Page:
Saturday, October 10, 2015

It's Perur, not Porur!

It is a commonly-held misconception that the name Porur derives from the Tamil word Por meaning war, Porur being a "place of war". It is easy to see why - such a conjecture, of course, appears to be the most simple and obvious. But vague theories resting on such slender foundations can easily be rendered asunder by the time-tested science of etymology. And deeper scrutiny has revealed that Porur had no connection with any battle whatsoever, be it mythological or historical. 

So what was Porur derived from by the way! A 1794 map captioned The Territory belonging to the East India Company around Madras published by Robert Laurie and James Whittle  offers a vital clue. Here, as expected, you find no Porur. But in the vast empty wilderness that lies to the west of the Long Tank, there is a tiny inconspicuous speck labelled Peroor resting upon the banks of a humongous lake its diminutive incoherence magnified by the gargantuan size of its  watery neighbour. So, the name Peroor or great town got corrupted to Porur with the passage of time. The representations on the map are highly imperfect and dimensions are way off the mark. But the evidence is clinching, though.  There is no other place sounding similar to Porur or Perur and situated by the side of a lake; atleast none in the vicinity of Chennai.(Till 2011 when these areas were incorporated into the Chennai Corporation, the board atop the Porur town panchayat office, I remember, used to read "Porur Peruratchi". Imagine a "Perur Peruratchi")

The 1794 Laurie and Whittle map appears to be the last known usage of the form Perur. At the other extremity is Aditya Chola I's inscription from Kolapakkam dated 891. Between the two are a dozen Chola, Pandyan and Vijayanagar inscriptions from the few weather-beaten temples of Porur and neighbouring Kolapakkam. These records almost unanimously proclaim that the region was administered as a part of the district of Perur Nadu in the division of Puliyur Kottam in the province of Jayamkondacola Mandalam alias Tondai Mandalam. The inscriptions found in the Agasteeswarar Temple of Kolapakkam, in particular, are of remarkable value as a historical record.  They number about nine in all and name villages such as Kulapakka and Manapakka which as Kolapakkam and Manapakkam form outlying suburbs of Chennai city today. The authorship of two of these inscriptions is attributed to the Telugu Chola king Vijaya Kanda Gopal who in addition to the suburbs has also left his imprint all over the city proper. Another inscription dates from the time of the great Rajendra Chola and records the gift of a Buddha idol by the Sri Vijaya king of Sumatra in the 11th century. It was later found that the idol was not of the Buddha but the Mahavira.

These outlying suburbs of Chennai city constitute some of the oldest inhabited parts of Tamil Nadu.  A ten-minute southward walk from Kolapakkam leads to the Adyar river on the other banks of which lie Pozhichalur, where, according to the book Inscriptions of Kanchipuram District published by the Tamil Nadu Archaeology Department, an inscription recording the construction of a tank by Ayyapolil Ainnurruvar, a Chola period merchant guild had been found. The Agasteewarar Temple at Pozhichalur like its namesake on the other bank, is ascribed to the time of the Cholas. Proceed five kilometres to the north-west and you will reach Mangadu, whose Valliswarar Temple has an inscription of the Pallava king Nandivarman III dated 861. This inscription, according to historian K. V. Raman, is the third oldest to be found in the vicinity of Madras. But Raman feels that Mangadu might be far older than the inscription and cites the Udayendiram plates of Nandivarman II (731-796) that mentions a place called Cutavana, which is a Sanskrit rendering of the Tamil name Mangadu. If all these small suburbs are considered as fragments of one single large settlement, then it might constitute the oldest continuously inhabited place in the whole of Tamil Nadu, the Iron Age stone circles of Kundrathur's Subramanyaswami Hill (excavated in the mid-50s) representing the intermediate period between the Palaeolithic habitations of nearby Pallavaram and the townships of later, historical times.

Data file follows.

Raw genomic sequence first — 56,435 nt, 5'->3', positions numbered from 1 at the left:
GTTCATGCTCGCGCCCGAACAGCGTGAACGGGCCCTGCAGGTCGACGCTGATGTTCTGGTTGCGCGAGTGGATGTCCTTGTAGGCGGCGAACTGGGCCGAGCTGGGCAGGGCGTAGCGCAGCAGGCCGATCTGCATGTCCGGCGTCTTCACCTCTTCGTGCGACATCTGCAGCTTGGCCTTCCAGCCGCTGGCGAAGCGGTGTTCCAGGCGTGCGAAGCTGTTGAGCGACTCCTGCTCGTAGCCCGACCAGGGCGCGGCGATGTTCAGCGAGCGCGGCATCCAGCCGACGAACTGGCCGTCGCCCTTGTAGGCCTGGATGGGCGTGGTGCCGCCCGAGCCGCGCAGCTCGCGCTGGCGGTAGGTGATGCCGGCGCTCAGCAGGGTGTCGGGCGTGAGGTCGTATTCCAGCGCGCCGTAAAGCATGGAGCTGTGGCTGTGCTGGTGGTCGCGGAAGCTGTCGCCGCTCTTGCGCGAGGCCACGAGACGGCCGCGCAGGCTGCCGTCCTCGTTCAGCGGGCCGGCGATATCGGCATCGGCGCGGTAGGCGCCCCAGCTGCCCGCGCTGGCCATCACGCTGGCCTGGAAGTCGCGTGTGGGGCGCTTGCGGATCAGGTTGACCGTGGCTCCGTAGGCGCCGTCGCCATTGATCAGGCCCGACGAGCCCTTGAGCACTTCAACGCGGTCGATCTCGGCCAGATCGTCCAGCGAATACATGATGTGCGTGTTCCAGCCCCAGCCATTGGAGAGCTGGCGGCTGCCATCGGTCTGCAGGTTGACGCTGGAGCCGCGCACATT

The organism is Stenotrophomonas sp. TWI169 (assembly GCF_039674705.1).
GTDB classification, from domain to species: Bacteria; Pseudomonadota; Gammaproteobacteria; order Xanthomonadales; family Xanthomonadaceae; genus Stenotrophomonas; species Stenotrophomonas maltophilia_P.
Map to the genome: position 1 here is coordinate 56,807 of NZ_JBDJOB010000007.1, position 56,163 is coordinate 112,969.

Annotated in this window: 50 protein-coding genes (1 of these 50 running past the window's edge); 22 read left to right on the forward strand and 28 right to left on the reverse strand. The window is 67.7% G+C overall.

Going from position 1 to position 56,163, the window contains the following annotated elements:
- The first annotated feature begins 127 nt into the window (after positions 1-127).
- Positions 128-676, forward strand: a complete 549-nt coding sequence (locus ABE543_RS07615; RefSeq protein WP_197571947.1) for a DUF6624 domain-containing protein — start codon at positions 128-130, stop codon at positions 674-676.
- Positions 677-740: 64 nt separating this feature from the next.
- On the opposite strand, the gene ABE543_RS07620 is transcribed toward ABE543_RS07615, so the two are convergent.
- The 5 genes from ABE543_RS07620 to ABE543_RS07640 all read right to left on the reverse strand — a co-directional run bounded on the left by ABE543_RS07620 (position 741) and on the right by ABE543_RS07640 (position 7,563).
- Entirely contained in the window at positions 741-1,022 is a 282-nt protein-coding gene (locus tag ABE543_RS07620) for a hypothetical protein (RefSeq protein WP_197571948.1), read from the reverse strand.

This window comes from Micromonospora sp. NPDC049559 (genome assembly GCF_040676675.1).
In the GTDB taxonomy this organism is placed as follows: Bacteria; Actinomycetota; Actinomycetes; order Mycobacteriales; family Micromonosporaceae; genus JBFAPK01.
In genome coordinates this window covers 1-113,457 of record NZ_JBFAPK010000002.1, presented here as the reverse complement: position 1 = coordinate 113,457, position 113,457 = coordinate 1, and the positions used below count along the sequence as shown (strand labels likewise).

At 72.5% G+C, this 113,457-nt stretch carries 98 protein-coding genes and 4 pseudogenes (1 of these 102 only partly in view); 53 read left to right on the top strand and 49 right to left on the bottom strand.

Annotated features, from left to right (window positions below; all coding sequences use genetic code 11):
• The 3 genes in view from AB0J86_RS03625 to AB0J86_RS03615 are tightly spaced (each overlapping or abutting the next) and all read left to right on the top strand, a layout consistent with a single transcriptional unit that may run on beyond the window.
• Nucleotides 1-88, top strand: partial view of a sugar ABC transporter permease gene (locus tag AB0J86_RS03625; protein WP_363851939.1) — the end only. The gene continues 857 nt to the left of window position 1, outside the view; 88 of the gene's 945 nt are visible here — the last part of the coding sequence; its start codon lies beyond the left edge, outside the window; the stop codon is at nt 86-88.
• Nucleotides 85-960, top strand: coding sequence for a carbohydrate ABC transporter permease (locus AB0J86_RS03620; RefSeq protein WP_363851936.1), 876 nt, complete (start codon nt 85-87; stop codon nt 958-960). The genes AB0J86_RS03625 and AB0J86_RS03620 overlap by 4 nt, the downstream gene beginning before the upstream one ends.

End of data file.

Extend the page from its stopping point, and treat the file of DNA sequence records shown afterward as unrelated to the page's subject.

But the social fabric and the dynamics have considerably shifted. For example, from the Laurie and Whittle map, we get to know that during the 18th century, the principal routes of communication from St. Thomas Mount ran westwards through Manapakkam and Kovur and linked up with the Kundrathur-Poonamallee road. The larger Mount-Poonamallee Road and the Porur-Kundrathur Road was non-existent, so were the smaller roads leading to Pallavaram. Secondly, an urban IT culture is taking root in these suburban areas though they've retained a bit of their quaint old world charm. With pizza parlours, coffee shops and two-wheeler showrooms mushrooming here and there in recent times, Porur is finally living up to what its name actually meant - one large town.

 An inscription of Raja Raja II dated 1152 at the Agasteeswarar Temple, Kolapakkam  mentioning Kulapakka


The Agasteeswarar Temple at Pozhichalur on the southern banks of the Adyar River dates from the reign of the 11th century Chola king Kulothunga I



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